Pet Sitting Software: Best Practices for Making the Transition
Chances are, your thinking about switching to Scout from another pet sitting software provider. In order to assist you in preparing and executing a system transition, here are some best practices to keep in mind.
Make a Plan
There is an old saying that “proper planning prevents piss poor performance”. This is especially true when performing a pet sitting software transition. The first step to making a plan is to contact your new pet sitting software vendor. You will want to find out if they have an automated, semi-automated, or manual process for transferring your data to the new system. If your provider provides an automated or semi-automated process, you will also want to find out how to format your data and what data can be transferred. For smaller companies, your plan may call for an owner to perform all the necessary work related to the transfer. If you’re planning to enlist help from a vendor, project manager, or to hire people for data entry, you will want to make a budget.
Communicate with your Stakeholders
Before transitioning to a new system, you will want to inform your employees, contractors, and clients of your intent to transition. Make sure to provide important details such as the benefits of the new system, a timeline for completion, and any tasks you will need them to complete as part of the process.
Validate Your Data
Before charging ahead to the transfer, you will want to validate that all of the data being transferred is correct. Nothing is worse than going through the entire process of loading your data into a new system only to find out that you also transferred data errors. For our purposes here, you will want to make sure that all of your client, pet, and pet sitter notes are up to date and accurate. This is an excellent time to perform a comprehensive review of all client, contractor, and employee information, and make any necessary updates.
Retrieve Your Current Data
This process will differ based on a number of factors such as, which system you are transferring from, what data is available for download, and how your current data is formatted. The most common way to download data is comma-separated values (.csv). This is a text document where different data fields are separated by a comma. To complete step 2 above, I recommend viewing this file as a spreadsheet. Most of your data will be available in the reporting module of your current software. Download any and all reports that are available to you. Even if these reports contain information you are not transferring, you will want a backup of any information you have the ability to access.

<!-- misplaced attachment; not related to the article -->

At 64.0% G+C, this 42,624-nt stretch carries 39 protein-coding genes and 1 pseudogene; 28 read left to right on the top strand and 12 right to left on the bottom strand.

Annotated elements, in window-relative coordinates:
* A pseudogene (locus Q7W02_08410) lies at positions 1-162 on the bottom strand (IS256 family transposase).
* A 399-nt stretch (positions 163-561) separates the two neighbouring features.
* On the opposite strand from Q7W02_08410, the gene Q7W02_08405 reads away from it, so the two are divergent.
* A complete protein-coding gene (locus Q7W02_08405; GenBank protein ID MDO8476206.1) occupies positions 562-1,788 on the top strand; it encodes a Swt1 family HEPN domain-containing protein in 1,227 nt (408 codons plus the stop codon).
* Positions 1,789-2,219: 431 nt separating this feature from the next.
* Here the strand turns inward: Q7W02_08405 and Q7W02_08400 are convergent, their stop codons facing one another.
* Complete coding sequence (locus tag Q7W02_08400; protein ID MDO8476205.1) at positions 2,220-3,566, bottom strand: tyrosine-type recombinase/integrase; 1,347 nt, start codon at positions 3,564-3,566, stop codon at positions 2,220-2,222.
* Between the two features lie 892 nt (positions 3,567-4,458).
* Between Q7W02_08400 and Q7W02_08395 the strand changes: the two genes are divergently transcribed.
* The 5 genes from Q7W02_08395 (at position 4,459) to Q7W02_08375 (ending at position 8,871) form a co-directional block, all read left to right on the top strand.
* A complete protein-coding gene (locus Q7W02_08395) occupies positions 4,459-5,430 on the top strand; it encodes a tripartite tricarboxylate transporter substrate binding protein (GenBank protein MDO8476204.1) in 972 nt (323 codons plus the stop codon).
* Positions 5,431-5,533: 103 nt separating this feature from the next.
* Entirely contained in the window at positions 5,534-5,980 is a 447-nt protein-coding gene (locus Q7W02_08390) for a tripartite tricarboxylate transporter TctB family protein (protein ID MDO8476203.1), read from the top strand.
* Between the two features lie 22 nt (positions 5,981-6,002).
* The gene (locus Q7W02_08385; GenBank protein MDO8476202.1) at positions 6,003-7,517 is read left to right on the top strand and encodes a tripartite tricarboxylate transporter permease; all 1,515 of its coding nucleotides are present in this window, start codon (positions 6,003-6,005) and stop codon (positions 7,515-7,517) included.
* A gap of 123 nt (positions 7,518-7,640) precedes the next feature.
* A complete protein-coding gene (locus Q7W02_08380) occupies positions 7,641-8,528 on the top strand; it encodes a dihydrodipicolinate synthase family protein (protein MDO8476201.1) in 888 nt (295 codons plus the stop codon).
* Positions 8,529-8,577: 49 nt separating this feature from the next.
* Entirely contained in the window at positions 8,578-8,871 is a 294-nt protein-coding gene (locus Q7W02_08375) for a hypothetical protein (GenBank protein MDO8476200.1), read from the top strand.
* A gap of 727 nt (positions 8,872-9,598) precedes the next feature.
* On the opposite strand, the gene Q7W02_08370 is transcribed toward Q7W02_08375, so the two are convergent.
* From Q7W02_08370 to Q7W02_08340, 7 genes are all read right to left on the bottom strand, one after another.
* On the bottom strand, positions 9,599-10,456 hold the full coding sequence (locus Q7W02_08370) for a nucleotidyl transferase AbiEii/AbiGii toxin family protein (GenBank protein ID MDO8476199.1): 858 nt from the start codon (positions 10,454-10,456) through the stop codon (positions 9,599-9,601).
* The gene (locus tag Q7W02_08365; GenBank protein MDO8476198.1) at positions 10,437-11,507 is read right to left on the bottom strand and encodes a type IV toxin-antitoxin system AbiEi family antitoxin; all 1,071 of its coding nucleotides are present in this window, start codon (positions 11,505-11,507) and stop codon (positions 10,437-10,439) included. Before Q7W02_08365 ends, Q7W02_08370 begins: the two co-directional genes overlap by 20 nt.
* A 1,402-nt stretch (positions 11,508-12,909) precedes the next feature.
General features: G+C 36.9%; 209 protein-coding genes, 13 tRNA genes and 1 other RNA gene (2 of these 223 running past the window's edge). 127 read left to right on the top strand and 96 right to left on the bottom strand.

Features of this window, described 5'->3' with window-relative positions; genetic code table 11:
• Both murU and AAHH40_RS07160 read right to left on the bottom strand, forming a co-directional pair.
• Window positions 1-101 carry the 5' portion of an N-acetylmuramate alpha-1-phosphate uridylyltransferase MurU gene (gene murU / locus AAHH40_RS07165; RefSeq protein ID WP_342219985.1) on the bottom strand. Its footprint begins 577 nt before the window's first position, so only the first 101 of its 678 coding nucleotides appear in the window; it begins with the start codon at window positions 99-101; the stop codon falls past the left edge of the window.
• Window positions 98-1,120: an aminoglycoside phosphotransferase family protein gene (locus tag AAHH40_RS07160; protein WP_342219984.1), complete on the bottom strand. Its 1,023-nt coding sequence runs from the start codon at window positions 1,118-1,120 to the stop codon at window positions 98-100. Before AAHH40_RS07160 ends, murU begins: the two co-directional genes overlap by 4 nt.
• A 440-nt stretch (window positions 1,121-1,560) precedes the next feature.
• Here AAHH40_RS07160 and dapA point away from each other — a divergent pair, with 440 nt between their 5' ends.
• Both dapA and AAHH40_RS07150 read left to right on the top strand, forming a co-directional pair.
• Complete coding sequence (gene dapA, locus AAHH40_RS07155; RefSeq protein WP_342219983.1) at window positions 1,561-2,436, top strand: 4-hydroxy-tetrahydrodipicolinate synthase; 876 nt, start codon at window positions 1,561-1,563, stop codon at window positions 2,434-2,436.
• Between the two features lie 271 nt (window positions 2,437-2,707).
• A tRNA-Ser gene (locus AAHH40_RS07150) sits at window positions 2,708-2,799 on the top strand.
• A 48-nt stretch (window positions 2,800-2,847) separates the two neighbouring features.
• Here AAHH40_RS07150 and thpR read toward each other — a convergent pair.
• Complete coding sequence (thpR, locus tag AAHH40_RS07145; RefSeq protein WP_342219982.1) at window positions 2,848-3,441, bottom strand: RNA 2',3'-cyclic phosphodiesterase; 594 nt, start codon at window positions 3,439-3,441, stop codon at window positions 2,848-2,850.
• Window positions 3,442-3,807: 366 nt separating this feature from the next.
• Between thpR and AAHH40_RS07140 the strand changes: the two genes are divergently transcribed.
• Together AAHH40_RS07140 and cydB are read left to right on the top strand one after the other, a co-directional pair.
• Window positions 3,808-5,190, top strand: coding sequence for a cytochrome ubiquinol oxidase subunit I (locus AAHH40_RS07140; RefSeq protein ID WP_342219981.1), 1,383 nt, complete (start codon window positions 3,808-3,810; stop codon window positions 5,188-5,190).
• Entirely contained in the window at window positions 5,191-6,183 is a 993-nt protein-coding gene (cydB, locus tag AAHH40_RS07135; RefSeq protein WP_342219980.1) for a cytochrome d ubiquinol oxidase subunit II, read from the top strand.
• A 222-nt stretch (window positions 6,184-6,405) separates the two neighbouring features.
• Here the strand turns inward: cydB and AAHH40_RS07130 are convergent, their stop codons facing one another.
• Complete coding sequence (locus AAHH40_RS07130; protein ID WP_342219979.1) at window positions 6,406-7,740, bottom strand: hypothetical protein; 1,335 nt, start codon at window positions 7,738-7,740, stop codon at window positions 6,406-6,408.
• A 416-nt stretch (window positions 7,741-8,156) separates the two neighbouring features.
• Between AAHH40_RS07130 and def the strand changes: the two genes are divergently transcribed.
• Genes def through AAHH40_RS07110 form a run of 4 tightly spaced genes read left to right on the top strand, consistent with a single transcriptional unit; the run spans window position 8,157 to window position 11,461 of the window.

Format Your Data for the New System
Using the information provided by your vendor, you will need to format your data according to the structure your new software uses. This is basically a list of available fields as well as the field name. Be careful here. You will want to match exactly the case (upper or lower) and syntax (name) of the fields so the new system recognizes what data goes where.
Perform the Data Transfer
In most cases, if you’re doing an automated or semi-automated transfer, your vendor will more than likely perform this step for you. All you need to do is provide your data in the format required. If you are performing a manual transfer, this will involve copying and pasting your data from one system into the other. If you are doing this, you will want to have a method for tracking what you have and have not completed.
Validate the Accuracy and Completeness of the Transfer
This is a crucial step in the process. You will want to perform a spot check to make sure your data was transferred. You will want to randomly select 10% to 20% off your data to validate. If you have 20 employees, select 4 of them and manually review their entries. If you have 200 clients, select 10 or 20 of them and manually review on their information.
For purposes of dog walking and pet sitting, you will want to match each and every appointment scheduled in your previous system to the appointments in your new system. Don’t be afraid to enlist your clients and walkers for help. They have a vested interest in making sure the transition is as smooth as possible. Draft a letter or email informing your clients of the change and the importance of making sure all their appointments were transferred properly.
Run Both Systems Simultaneously
This step can be a real pain but will help ensure everything is running properly. Set a start date and an end date that allows you to test each process in your business cycle including but not limited to scheduling, service completion, billing, and payroll. Once you are comfortable that the transfer is accurate and that the system is performing to your expectations its time to turn off the old system.